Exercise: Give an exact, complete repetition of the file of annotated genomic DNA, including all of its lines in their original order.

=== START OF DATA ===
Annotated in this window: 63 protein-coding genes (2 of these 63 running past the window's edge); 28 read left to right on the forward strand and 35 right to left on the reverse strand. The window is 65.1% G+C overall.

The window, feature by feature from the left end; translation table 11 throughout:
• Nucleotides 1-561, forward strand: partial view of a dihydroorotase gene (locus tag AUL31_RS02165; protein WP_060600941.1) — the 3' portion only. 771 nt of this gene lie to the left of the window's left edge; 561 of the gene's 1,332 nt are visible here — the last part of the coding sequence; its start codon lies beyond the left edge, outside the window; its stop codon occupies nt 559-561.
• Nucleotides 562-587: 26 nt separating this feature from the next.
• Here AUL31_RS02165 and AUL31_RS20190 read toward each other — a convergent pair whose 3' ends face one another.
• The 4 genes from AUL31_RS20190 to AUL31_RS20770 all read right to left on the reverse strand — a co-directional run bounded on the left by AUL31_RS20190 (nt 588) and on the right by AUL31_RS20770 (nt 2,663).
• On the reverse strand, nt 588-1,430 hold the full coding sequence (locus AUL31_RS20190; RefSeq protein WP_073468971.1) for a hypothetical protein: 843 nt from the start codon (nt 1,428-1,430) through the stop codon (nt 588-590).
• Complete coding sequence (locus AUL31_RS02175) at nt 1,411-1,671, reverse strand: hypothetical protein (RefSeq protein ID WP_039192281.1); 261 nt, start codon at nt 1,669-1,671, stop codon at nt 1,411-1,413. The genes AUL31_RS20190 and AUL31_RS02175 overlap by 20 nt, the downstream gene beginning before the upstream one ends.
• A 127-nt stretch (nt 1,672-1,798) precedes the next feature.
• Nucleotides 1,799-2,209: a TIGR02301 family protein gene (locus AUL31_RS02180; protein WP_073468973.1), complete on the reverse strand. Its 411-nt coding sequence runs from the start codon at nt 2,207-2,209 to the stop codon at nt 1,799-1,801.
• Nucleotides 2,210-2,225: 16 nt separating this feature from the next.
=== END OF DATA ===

Annotated in this window: 63 protein-coding genes (2 of these 63 running past the window's edge); 28 read left to right on the forward strand and 35 right to left on the reverse strand. The window is 65.1% G+C overall.

The window, feature by feature from the left end; translation table 11 throughout:
• Nucleotides 1-561, forward strand: partial view of a dihydroorotase gene (locus tag AUL31_RS02165; protein WP_060600941.1) — the 3' portion only. 771 nt of this gene lie to the left of the window's left edge; 561 of the gene's 1,332 nt are visible here — the last part of the coding sequence; its start codon lies beyond the left edge, outside the window; its stop codon occupies nt 559-561.
• Nucleotides 562-587: 26 nt separating this feature from the next.
• Here AUL31_RS02165 and AUL31_RS20190 read toward each other — a convergent pair whose 3' ends face one another.
• The 4 genes from AUL31_RS20190 to AUL31_RS20770 all read right to left on the reverse strand — a co-directional run bounded on the left by AUL31_RS20190 (nt 588) and on the right by AUL31_RS20770 (nt 2,663).
• On the reverse strand, nt 588-1,430 hold the full coding sequence (locus AUL31_RS20190; RefSeq protein WP_073468971.1) for a hypothetical protein: 843 nt from the start codon (nt 1,428-1,430) through the stop codon (nt 588-590).
• Complete coding sequence (locus AUL31_RS02175) at nt 1,411-1,671, reverse strand: hypothetical protein (RefSeq protein ID WP_039192281.1); 261 nt, start codon at nt 1,669-1,671, stop codon at nt 1,411-1,413. The genes AUL31_RS20190 and AUL31_RS02175 overlap by 20 nt, the downstream gene beginning before the upstream one ends.
• A 127-nt stretch (nt 1,672-1,798) precedes the next feature.
• Nucleotides 1,799-2,209: a TIGR02301 family protein gene (locus AUL31_RS02180; protein WP_073468973.1), complete on the reverse strand. Its 411-nt coding sequence runs from the start codon at nt 2,207-2,209 to the stop codon at nt 1,799-1,801.
• Nucleotides 2,210-2,225: 16 nt separating this feature from the next.